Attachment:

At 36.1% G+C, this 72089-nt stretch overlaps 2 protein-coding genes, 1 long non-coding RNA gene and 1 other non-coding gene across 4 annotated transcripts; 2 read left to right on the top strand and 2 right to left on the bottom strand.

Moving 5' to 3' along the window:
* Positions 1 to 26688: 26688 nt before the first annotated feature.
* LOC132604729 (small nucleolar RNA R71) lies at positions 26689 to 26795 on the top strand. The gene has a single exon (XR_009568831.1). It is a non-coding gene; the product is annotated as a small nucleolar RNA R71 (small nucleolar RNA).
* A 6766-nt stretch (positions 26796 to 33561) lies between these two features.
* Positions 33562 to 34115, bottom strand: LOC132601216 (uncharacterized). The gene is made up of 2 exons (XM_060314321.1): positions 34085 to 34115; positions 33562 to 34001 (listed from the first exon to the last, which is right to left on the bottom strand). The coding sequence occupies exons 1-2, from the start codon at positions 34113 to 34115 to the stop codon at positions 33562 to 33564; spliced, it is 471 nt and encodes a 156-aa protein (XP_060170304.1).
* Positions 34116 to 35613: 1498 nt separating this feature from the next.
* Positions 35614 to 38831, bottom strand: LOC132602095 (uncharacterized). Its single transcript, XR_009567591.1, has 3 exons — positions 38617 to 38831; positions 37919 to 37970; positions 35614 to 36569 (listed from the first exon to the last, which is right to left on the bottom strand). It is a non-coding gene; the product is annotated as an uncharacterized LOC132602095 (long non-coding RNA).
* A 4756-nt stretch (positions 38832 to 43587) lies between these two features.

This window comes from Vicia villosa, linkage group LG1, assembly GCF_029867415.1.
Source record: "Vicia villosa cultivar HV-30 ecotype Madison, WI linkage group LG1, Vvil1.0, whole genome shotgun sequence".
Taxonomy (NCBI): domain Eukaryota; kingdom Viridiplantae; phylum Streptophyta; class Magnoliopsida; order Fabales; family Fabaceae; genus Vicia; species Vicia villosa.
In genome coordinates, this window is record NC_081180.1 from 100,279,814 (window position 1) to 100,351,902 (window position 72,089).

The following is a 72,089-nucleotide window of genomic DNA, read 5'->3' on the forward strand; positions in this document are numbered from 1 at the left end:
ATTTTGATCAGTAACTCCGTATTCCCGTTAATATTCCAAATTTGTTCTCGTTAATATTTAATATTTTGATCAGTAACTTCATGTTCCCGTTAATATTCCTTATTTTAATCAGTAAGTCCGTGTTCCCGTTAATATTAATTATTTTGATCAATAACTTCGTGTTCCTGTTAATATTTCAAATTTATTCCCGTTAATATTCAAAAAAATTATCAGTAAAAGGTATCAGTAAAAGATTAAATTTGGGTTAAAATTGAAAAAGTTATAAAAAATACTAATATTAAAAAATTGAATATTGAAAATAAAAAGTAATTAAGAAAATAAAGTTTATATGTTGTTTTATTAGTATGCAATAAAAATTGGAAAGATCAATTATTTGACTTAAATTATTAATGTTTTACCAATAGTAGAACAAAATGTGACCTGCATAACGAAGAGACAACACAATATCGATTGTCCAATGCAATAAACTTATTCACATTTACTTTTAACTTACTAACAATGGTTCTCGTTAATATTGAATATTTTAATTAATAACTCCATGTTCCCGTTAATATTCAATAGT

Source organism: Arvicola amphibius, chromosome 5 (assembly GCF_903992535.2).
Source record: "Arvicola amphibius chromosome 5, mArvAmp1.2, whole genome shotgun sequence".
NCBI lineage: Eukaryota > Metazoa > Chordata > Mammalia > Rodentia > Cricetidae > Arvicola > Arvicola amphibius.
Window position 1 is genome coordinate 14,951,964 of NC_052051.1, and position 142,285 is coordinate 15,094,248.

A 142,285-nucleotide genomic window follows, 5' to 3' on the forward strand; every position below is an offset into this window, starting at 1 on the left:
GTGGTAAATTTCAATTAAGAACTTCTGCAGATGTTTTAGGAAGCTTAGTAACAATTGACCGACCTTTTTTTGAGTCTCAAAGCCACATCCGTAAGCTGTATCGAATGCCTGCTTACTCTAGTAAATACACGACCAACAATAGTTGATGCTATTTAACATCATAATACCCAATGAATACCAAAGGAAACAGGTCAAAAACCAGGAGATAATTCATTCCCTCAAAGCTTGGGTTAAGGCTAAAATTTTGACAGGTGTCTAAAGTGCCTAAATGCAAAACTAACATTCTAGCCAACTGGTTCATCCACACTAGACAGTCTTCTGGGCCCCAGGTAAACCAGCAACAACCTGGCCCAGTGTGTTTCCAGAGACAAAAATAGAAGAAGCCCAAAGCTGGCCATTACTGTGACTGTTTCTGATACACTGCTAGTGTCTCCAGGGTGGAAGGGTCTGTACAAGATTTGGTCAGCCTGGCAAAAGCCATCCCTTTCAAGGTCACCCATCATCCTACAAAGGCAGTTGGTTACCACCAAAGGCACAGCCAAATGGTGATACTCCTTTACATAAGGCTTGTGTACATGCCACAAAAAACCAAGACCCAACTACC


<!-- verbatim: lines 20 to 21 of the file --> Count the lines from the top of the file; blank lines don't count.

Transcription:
A 142,285-nucleotide genomic window follows, 5' to 3' on the forward strand; every position below is an offset into this window, starting at 1 on the left:
GTGGTAAATTTCAATTAAGAACTTCTGCAGATGTTTTAGGAAGCTTAGTAACAATTGACCGACCTTTTTTTGAGTCTCAAAGCCACATCCGTAAGCTGTATCGAATGCCTGCTTACTCTAGTAAATACACGACCAACAATAGTTGATGCTATTTAACATCATAATACCCAATGAATACCAAAGGAAACAGGTCAAAAACCAGGAGATAATTCATTCCCTCAAAGCTTGGGTTAAGGCTAAAATTTTGACAGGTGTCTAAAGTGCCTAAATGCAAAACTAACATTCTAGCCAACTGGTTCATCCACACTAGACAGTCTTCTGGGCCCCAGGTAAACCAGCAACAACCTGGCCCAGTGTGTTTCCAGAGACAAAAATAGAAGAAGCCCAAAGCTGGCCATTACTGTGACTGTTTCTGATACACTGCTAGTGTCTCCAGGGTGGAAGGGTCTGTACAAGATTTGGTCAGCCTGGCAAAAGCCATCCCTTTCAAGGTCACCCATCATCCTACAAAGGCAGTTGGTTACCACCAAAGGCACAGCCAAATGGTGATACTCCTTTACATAAGGCTTGTGTACATGCCACAAAAAACCAAGACCCAACTACC